Regular readers of these blogs have long since been bored with death (along with many other subjects that I’ve spoken about) with my talk about how “If only I could play more, my results would be much better.” Well, to some extent my argument has been borne out by my recent improved results. Starting with the last three rounds of the British Championships, when I finally felt I had begun to get into a better rhythm, I followed that up with winning two tournaments: the Jessie Gilbert Memorial at Coulsdon, and then the British Blitz qualifier at Newcastle.
Confidence I might define as the state where it becomes easier to make the correct decision than the wrong one. Certainly when you feel confident you realize you have more options, and in my view it’s difficult to get to that state unless you are fully match fit. Have a look at Tiger Woods this season as an example. On the PGA tour when he first came back, Tiger was pretty awful. But tournament on tournament he became stronger, to the extent that he came very close to winning one of the last two majors.
Another one of the advantages of playing a lot is that you can often use some of your analysis that you weren’t able to use in your previous tournaments almost straight away. Such was the case when I faced Conor Murphy at Coulsdon.
John Saunders made an interesting point in the latest copy of chess magazine that in some ways (although certainly not from Mickey’s perspective) it’s perhaps somewhat disappointing that Michael Adams is still the dominant figure in British chess and that no-one has been able to “knock him off his pedestal” as Fergie would put it, with more colourful language added.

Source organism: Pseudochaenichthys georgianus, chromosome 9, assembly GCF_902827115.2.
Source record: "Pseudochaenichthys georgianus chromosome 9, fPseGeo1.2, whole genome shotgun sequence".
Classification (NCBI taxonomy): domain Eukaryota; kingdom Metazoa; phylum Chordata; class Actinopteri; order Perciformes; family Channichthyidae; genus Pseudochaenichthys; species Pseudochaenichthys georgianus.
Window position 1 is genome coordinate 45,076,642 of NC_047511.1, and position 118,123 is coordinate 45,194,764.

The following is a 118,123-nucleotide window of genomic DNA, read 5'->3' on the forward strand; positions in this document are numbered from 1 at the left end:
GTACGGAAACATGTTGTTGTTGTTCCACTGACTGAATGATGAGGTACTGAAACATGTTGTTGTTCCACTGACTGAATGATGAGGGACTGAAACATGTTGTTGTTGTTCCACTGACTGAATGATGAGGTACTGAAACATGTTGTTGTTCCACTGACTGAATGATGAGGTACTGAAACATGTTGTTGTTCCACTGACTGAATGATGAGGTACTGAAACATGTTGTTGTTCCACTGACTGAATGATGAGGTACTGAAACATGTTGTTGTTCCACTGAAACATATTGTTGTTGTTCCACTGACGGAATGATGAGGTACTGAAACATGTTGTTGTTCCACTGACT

It’s certainly true that while the likes of Howell, Jones and McShane have edged closer in recent years and can certainly be expected to supplant him over the next ten, they haven’t quite achieved the level of international success that he was able to. It’s hard to hit the very top, and it’s not getting easier - the standard in the World Junior Championships which is taking place at the moment is utterly ridiculous - there are so many good young players now. The top seed is a guy from Iran, who apparently does about 20 hours on chess a day, which easily eclipses my 20 minutes a month.
Unless you are prepared to work extremely hard, or are uniquely talented (a la Carlsen), you are probably not going to reach the very summit of the game. Which is one of the reasons why we now produce good, but not great juniors. 16 year old Borna Derakhshani came closest to achieving an IM norm in Coulsdon. One of his victims was the unfortunate Chernaiev, who fell foul of some deadly tactical ideas.